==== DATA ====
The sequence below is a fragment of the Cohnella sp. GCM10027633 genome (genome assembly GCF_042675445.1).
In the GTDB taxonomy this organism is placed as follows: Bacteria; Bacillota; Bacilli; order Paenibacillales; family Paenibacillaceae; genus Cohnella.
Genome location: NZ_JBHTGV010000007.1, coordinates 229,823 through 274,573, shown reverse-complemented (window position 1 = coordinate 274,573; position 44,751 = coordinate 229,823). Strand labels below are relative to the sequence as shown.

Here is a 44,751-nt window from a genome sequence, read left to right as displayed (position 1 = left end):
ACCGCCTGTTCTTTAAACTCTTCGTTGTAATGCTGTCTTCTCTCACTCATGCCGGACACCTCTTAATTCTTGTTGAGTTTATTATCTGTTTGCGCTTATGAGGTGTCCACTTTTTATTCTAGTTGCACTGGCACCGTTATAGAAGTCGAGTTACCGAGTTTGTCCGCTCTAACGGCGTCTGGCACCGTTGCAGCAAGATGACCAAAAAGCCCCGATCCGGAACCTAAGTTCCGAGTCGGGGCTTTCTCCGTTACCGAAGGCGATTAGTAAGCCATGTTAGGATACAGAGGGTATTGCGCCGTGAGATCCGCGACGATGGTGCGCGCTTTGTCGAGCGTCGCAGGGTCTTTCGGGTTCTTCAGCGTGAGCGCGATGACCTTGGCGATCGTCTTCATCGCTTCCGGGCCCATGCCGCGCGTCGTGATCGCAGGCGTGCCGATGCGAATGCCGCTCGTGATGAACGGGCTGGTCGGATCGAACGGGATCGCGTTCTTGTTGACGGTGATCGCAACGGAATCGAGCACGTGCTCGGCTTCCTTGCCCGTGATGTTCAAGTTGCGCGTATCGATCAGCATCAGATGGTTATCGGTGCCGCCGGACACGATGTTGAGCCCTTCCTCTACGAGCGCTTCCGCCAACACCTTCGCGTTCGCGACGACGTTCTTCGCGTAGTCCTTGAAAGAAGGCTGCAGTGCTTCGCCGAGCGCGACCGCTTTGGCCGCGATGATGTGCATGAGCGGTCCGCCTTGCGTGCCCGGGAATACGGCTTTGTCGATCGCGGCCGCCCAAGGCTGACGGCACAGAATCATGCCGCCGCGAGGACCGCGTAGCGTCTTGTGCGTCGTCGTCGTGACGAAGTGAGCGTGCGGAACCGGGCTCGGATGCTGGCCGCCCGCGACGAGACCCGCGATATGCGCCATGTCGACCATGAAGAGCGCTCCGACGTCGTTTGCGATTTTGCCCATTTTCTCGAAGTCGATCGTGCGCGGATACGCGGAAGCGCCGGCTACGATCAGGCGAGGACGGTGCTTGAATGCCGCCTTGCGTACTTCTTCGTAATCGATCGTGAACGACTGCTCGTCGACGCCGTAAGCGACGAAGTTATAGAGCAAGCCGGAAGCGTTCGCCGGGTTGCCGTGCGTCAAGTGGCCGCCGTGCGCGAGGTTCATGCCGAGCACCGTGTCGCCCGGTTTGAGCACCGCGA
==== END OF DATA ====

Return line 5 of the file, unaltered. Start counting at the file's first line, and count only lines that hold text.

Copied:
ACCGCCTGTTCTTTAAACTCTTCGTTGTAATGCTGTCTTCTCTCACTCATGCCGGACACCTCTTAATTCTTGTTGAGTTTATTATCTGTTTGCGCTTATGAGGTGTCCACTTTTTATTCTAGTTGCACTGGCACCGTTATAGAAGTCGAGTTACCGAGTTTGTCCGCTCTAACGGCGTCTGGCACCGTTGCAGCAAGATGACCAAAAAGCCCCGATCCGGAACCTAAGTTCCGAGTCGGGGCTTTCTCCGTTACCGAAGGCGATTAGTAAGCCATGTTAGGATACAGAGGGTATTGCGCCGTGAGATCCGCGACGATGGTGCGCGCTTTGTCGAGCGTCGCAGGGTCTTTCGGGTTCTTCAGCGTGAGCGCGATGACCTTGGCGATCGTCTTCATCGCTTCCGGGCCCATGCCGCGCGTCGTGATCGCAGGCGTGCCGATGCGAATGCCGCTCGTGATGAACGGGCTGGTCGGATCGAACGGGATCGCGTTCTTGTTGACGGTGATCGCAACGGAATCGAGCACGTGCTCGGCTTCCTTGCCCGTGATGTTCAAGTTGCGCGTATCGATCAGCATCAGATGGTTATCGGTGCCGCCGGACACGATGTTGAGCCCTTCCTCTACGAGCGCTTCCGCCAACACCTTCGCGTTCGCGACGACGTTCTTCGCGTAGTCCTTGAAAGAAGGCTGCAGTGCTTCGCCGAGCGCGACCGCTTTGGCCGCGATGATGTGCATGAGCGGTCCGCCTTGCGTGCCCGGGAATACGGCTTTGTCGATCGCGGCCGCCCAAGGCTGACGGCACAGAATCATGCCGCCGCGAGGACCGCGTAGCGTCTTGTGCGTCGTCGTCGTGACGAAGTGAGCGTGCGGAACCGGGCTCGGATGCTGGCCGCCCGCGACGAGACCCGCGATATGCGCCATGTCGACCATGAAGAGCGCTCCGACGTCGTTTGCGATTTTGCCCATTTTCTCGAAGTCGATCGTGCGCGGATACGCGGAAGCGCCGGCTACGATCAGGCGAGGACGGTGCTTGAATGCCGCCTTGCGTACTTCTTCGTAATCGATCGTGAACGACTGCTCGTCGACGCCGTAAGCGACGAAGTTATAGAGCAAGCCGGAAGCGTTCGCCGGGTTGCCGTGCGTCAAGTGGCCGCCGTGCGCGAGGTTCATGCCGAGCACCGTGTCGCCCGGTTTGAGCACCGCGA